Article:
Week 1: Switch – Notebook
As a very young child, ages 1–2, I was fascinated by electrical switches of all kinds. I would turn on lights, fans, lamps, & anything else connected to a switch, for hours, just for the fun of it. My mom reports that before I could speak, I had a “word,” “Aa-taa,” which seemed to mean “turn on or off the switch.” My parents would hold me up to the switch, & I’d flip it while watching the light/fan. Apparently, not yet being able to make things happen on my own, I liked making something happen with the switch.
My interest in switches didn’t stop, apparently. Let’s build a switch!
Plugging the power cable into my iPad, & it works! Touch the wires together, & lo & behold:
Two years ago, in September 2017, I attended PennApps, a 48-hour hackathon for high school & college students. With a team of 3 others, I helped build Blink, a hardware + software medical product to assist people who are locked-in (can’t move body parts, though oftentimes still have control of their eyes). While existing communication devices exist, they rely on expensive equipment, are often not covered by insurance, & cost $20k+.
Blink cost $20 to make. At its core, it’s similar to this project, with a piece of foil (conductive) wrapped around an electrical sensor, hooked onto a hat with a custom 3D-printed mount, connected to an Arduino. As the wearer blinks, the switch is turned on & off. We wrote a Python server to interpret the blinks as Morse code, then I designed a React/Next.js app to show the results live, like for a caretaker or family member using an iPad.
Here’s a video demo of the project: (made at 1am after nearly no sleep for two days so excuse the cringiness)
Surprisingly, the project won the Best of Health category award & a $1k grant at the event. Unfortunately, producing hardware in bulk is incredibly difficult & expensive, & our team hasn’t pushed the project very meaningfully forward since the event.
It does prove, however, that a very simple contraption—the hardware was barely more complex than this assignment—can be used incredibly meaningfully. It’s all about the application.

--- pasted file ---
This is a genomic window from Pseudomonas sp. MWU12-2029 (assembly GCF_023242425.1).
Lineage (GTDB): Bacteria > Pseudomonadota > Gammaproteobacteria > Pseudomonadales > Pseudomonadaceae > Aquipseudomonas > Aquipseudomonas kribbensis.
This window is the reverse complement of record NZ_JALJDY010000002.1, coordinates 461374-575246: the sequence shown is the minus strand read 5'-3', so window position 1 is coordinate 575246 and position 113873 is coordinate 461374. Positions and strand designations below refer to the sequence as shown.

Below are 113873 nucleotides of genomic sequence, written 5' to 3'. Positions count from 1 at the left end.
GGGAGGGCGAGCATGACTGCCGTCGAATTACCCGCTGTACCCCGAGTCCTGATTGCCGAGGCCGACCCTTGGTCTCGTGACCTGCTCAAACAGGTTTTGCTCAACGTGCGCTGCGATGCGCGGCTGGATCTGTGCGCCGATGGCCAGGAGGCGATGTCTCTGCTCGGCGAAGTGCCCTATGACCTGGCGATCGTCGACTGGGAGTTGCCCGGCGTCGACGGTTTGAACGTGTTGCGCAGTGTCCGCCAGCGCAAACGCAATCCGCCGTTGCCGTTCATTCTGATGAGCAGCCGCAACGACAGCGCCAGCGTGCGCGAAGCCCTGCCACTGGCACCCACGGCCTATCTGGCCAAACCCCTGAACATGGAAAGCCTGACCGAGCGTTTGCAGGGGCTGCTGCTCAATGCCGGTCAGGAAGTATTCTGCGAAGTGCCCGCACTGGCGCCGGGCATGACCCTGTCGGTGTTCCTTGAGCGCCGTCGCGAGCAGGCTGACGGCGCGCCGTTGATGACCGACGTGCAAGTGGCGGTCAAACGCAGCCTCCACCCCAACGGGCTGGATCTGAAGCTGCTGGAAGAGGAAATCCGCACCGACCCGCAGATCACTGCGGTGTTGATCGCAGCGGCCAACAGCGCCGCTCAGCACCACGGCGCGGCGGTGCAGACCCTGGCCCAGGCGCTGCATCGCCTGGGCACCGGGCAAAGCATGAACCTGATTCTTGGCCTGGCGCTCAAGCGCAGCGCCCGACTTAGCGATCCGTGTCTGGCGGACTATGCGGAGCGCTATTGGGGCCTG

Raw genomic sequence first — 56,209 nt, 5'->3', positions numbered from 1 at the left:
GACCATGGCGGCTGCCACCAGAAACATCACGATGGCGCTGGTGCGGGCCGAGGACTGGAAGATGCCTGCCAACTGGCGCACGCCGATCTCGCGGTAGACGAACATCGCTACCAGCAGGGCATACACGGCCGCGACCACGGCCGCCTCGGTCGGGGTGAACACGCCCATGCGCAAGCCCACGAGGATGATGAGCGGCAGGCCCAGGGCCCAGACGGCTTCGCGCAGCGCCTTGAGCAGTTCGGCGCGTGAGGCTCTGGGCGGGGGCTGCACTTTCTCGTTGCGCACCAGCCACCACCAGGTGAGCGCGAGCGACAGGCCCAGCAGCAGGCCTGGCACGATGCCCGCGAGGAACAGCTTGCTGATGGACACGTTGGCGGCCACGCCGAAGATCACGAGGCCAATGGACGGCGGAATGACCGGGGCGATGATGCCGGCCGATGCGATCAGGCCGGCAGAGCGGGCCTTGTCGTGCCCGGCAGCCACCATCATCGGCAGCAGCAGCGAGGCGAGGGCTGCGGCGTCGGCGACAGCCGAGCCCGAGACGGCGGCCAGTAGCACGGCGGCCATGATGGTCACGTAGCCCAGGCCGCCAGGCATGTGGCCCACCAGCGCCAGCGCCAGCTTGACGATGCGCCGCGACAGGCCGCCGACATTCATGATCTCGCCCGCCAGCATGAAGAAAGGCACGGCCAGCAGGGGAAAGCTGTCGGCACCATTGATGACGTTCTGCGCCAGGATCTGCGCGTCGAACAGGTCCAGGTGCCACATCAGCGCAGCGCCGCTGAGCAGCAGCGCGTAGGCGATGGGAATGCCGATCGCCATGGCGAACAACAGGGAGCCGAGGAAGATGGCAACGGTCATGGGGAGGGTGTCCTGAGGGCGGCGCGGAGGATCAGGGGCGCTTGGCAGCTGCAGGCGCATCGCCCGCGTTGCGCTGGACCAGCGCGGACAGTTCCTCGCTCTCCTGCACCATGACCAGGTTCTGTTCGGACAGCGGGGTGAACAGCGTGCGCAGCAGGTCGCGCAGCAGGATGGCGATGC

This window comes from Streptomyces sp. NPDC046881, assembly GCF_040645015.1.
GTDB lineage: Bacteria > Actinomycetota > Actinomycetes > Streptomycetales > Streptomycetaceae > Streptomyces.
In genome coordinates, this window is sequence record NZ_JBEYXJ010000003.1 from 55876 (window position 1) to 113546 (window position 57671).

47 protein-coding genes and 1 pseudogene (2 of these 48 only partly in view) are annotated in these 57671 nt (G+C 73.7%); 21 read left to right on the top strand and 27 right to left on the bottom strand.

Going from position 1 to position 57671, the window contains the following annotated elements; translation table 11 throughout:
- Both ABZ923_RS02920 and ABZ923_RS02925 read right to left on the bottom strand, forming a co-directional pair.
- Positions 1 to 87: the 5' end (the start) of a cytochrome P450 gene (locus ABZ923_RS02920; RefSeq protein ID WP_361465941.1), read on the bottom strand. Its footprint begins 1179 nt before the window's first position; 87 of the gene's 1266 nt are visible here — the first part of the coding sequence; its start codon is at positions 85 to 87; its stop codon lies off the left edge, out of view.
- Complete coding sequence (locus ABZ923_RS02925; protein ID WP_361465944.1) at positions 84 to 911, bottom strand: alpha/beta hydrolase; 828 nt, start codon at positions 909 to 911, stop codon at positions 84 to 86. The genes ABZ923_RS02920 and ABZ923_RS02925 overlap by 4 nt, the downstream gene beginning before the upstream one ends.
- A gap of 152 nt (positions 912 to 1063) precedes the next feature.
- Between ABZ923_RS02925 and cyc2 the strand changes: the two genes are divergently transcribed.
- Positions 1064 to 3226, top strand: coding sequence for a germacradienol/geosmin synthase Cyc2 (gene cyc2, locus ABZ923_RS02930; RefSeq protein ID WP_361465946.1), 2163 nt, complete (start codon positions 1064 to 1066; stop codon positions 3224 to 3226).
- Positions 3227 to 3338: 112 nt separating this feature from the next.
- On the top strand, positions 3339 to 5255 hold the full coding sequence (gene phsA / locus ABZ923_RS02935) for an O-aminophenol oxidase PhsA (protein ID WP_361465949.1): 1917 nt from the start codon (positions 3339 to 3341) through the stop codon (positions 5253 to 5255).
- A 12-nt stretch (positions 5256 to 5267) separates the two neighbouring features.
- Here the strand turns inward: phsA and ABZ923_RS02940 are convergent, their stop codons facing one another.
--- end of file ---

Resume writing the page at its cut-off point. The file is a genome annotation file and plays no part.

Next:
It’s time to apply this switch to something new—more relevant to my daily life.
I wish I journaled more. Taking a few minutes to write in my notebook about what I’m thinking about—just for me, not for an online audience—is something I don’t do often enough. The first step of writing in my journal is just opening my notebook:
What about hooking the switch up to my notebook? When the notebook is closed, the wires will touch, then when I open the notebook, the wires will separate.
Connected to software, we could add the dimension of time, tracking what days I open Notebook & how many times.
Connected to a Node server/database & a simple visualization on a website, I could make a public tracker of my journaling habit, akin to GitHub profiles’ contribution graphs:
Let’s get started!
I need to connect these wires to the notebook, preferably without buying anything. Opening my desk drawer, I grab some Scotch tape, & connect the wires to the inside cover & first page. (I’m using a blank notebook to avoid publishing my real one!)
Trying it out…
Well that’s a good start! Though it sounds simple, this operation took about 10 minutes. Look no farther than the first frame of the animation to see a critical flaw:
The wires are small & firm, the tape is loose & not very adherent, & most of the time, the wires don’t touch one another. The tape kept coming off, & positioning the wires with the same inset on both sides is difficult. This isn’t going to work.
I got a piece of foil! From a friend who has a kitchen :) & cut off two pieces. Also upgraded to a larger journal that stays flat/closes more tightly so that’s not such an issue for this round.
First attempt here was the add “contacts” to the same spots as I used on the previous notebook. I cut two small pieces of foil:
At first I taped over the contacts to adhere the foil, before realizing this defeated the whole project. Properly adhering them didn’t work at all either—the strong wires ripped through the foil.
I started considering ways to snake the wires through the notebook before making the realization they could both be close to the spine, sharing one piece of foil, more reliably. I braided the cables together to increase stability:
Iteration 2 completed:
Working, mostly! It’s got a not-insignificant failure/false positive rate, but definitely functional.
With that, the project is finished! We’ve successfully made how often I write in my journal computationally accessible. We’ll need to hook up the Arduino to a piece of software to make the automated habit tracking software, but we’ve got the hardware side down.